The management of a bladder recurrence following RNU is similar to the current guideline-based treatment strategy for primary bladder cancer, however, there is a lack of data addressing the natural history of intravesical recurrences and progression in patients with UTUC after treatment with RNU. Tanaka and colleagues reviewed the records of 241 patients with an intravesical recurrence after RNU (pTa-4N0M0) (26). All patients were treated with transurethral resection of the bladder recurrence and 101 (41.9%) underwent Bacillus Calmette-Guerin (BCG) treatment, whereas 49 (20.3%) underwent intravesical chemotherapy. Multivariate analysis found that pT1 disease and the number of tumor recurrences at the time of first bladder recurrence were independent risk factors for a recurrence. Disease progression within the bladder was associated with pT1 tumors, concomitant CIS and no prior BCG treatment (26).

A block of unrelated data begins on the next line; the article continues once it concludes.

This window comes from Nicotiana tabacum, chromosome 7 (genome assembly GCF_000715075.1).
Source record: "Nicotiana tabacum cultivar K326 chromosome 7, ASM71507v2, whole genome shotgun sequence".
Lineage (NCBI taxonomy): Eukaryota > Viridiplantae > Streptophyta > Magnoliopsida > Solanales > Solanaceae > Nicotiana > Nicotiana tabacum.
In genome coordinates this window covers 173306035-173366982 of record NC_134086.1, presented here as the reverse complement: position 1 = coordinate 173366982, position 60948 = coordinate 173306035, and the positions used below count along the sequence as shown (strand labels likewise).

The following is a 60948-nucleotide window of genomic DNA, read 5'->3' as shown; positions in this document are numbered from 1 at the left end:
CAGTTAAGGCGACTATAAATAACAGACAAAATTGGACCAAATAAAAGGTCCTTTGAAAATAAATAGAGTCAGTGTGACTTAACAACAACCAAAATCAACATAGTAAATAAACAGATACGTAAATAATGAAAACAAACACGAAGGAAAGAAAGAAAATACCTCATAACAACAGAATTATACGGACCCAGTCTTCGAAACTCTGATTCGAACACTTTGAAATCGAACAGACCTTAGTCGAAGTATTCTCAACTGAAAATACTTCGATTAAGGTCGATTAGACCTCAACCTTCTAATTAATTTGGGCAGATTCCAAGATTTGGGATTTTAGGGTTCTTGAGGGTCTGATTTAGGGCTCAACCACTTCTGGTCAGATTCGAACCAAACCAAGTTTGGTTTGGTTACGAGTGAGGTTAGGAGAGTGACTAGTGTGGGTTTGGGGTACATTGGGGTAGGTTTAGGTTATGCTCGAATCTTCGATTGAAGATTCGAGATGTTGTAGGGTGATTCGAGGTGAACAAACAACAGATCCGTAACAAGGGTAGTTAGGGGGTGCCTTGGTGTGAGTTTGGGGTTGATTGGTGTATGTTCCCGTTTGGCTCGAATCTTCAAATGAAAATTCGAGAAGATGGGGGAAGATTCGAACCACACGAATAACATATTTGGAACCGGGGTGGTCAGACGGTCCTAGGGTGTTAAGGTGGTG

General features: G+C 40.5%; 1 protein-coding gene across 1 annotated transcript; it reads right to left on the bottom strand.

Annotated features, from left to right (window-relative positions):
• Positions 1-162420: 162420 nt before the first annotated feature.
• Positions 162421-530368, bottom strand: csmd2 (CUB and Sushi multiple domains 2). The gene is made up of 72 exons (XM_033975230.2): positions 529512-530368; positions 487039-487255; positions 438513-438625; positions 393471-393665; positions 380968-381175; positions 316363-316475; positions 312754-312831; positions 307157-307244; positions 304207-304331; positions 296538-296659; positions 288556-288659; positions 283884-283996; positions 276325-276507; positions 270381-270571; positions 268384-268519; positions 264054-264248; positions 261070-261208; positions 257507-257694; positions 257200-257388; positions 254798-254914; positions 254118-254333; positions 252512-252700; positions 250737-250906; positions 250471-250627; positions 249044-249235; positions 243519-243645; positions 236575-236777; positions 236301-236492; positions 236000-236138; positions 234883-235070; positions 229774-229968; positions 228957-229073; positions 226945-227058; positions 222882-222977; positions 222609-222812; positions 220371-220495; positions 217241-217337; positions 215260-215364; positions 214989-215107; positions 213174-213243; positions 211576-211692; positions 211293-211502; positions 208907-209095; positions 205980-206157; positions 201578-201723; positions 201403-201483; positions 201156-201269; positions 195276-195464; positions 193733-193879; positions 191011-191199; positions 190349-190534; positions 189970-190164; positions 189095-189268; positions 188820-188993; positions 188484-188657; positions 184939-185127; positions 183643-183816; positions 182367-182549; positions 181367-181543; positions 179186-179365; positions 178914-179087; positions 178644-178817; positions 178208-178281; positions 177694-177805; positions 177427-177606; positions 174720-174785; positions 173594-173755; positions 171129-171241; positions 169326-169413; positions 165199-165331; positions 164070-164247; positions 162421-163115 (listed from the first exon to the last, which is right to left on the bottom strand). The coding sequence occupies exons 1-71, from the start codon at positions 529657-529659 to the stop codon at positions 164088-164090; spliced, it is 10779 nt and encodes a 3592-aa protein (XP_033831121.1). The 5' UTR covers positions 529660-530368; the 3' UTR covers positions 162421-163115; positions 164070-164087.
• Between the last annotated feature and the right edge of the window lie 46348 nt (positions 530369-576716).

Genomic advances

UTUC is histologically similar to urothelial bladder cancer however genomic studies have shown they are distinct entities (27). Although UTUC shares many of the same genomic alterations with urothelial carcinoma of the bladder, some key differences have been identified as oncogenic drivers of UTUC (28). As a result, there has been considerable interest in elucidating genomic alterations in UTUC which could lead to novel prognostic markers that may refine UTUC treatment and post-treatment surveillance.